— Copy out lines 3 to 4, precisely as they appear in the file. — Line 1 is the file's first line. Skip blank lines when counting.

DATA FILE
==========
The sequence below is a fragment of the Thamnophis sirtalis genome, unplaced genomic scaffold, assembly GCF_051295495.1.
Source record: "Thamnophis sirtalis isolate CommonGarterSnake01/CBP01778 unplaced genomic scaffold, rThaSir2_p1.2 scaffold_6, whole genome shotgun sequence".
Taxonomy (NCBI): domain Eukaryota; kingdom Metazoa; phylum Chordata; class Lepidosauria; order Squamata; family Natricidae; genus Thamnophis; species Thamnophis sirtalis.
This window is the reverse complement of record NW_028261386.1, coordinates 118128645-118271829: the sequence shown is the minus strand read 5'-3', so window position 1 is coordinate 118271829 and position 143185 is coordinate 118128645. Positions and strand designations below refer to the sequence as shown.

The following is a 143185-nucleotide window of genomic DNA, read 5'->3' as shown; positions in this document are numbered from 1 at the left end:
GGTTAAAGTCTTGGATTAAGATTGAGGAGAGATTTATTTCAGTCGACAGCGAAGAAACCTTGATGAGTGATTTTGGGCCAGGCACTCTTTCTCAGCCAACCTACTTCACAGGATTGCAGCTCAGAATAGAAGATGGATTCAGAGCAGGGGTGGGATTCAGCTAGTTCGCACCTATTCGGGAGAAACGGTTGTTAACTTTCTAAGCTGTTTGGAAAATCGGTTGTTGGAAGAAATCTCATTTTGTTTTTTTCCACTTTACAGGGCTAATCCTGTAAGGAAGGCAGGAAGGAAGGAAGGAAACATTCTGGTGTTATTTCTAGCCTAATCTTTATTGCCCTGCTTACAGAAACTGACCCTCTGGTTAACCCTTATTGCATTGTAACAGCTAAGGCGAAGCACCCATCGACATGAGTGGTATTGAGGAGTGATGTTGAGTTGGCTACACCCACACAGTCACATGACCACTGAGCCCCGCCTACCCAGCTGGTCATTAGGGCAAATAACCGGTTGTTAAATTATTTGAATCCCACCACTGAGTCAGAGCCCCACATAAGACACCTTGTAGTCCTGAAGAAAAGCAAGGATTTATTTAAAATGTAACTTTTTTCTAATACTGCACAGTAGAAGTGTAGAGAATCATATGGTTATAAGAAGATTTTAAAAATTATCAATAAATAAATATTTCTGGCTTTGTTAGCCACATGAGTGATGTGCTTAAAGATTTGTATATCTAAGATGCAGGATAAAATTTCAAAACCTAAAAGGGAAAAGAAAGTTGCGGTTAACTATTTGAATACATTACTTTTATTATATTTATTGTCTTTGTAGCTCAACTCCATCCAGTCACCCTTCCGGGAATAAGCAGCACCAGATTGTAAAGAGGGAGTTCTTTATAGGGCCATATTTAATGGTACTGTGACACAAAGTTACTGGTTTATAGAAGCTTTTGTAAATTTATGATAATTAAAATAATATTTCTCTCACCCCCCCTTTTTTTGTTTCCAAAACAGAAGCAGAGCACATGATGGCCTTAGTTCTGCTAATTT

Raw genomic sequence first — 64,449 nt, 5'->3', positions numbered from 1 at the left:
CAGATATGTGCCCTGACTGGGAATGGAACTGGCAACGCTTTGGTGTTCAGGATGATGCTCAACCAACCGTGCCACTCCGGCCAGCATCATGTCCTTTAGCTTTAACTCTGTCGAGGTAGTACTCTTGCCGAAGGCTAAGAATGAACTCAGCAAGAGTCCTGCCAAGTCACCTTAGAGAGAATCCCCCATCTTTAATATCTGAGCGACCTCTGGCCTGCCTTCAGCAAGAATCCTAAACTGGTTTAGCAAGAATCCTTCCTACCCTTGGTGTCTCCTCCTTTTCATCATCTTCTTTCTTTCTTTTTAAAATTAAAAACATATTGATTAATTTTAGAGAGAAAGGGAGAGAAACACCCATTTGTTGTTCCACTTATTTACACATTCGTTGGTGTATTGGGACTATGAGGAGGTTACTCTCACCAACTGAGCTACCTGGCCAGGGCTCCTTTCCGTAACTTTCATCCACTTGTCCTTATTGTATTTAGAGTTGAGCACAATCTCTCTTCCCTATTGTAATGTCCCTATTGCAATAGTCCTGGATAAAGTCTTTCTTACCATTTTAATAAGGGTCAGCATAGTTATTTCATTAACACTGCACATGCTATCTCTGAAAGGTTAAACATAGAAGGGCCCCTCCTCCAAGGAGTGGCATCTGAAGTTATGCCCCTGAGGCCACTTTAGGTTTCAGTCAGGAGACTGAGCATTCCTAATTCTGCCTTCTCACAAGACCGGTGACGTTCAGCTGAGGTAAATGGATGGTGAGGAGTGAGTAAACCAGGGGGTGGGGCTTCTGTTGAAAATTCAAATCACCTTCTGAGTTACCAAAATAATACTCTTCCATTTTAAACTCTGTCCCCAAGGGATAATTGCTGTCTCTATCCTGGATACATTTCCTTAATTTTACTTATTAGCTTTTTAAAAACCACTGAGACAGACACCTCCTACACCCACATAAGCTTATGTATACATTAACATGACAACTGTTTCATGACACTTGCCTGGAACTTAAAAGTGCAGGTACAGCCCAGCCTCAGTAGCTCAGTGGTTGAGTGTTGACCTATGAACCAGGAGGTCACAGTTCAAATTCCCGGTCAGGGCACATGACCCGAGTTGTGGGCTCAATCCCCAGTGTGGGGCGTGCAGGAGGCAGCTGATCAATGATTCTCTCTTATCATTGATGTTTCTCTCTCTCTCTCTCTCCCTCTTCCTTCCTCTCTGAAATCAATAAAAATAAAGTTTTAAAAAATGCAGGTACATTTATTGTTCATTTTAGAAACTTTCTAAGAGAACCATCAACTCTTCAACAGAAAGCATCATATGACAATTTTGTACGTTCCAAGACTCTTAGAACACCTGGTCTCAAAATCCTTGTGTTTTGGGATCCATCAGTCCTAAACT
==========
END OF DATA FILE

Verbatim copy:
Taxonomy (NCBI): domain Eukaryota; kingdom Metazoa; phylum Chordata; class Lepidosauria; order Squamata; family Natricidae; genus Thamnophis; species Thamnophis sirtalis.
This window is the reverse complement of record NW_028261386.1, coordinates 118128645-118271829: the sequence shown is the minus strand read 5'-3', so window position 1 is coordinate 118271829 and position 143185 is coordinate 118128645. Positions and strand designations below refer to the sequence as shown.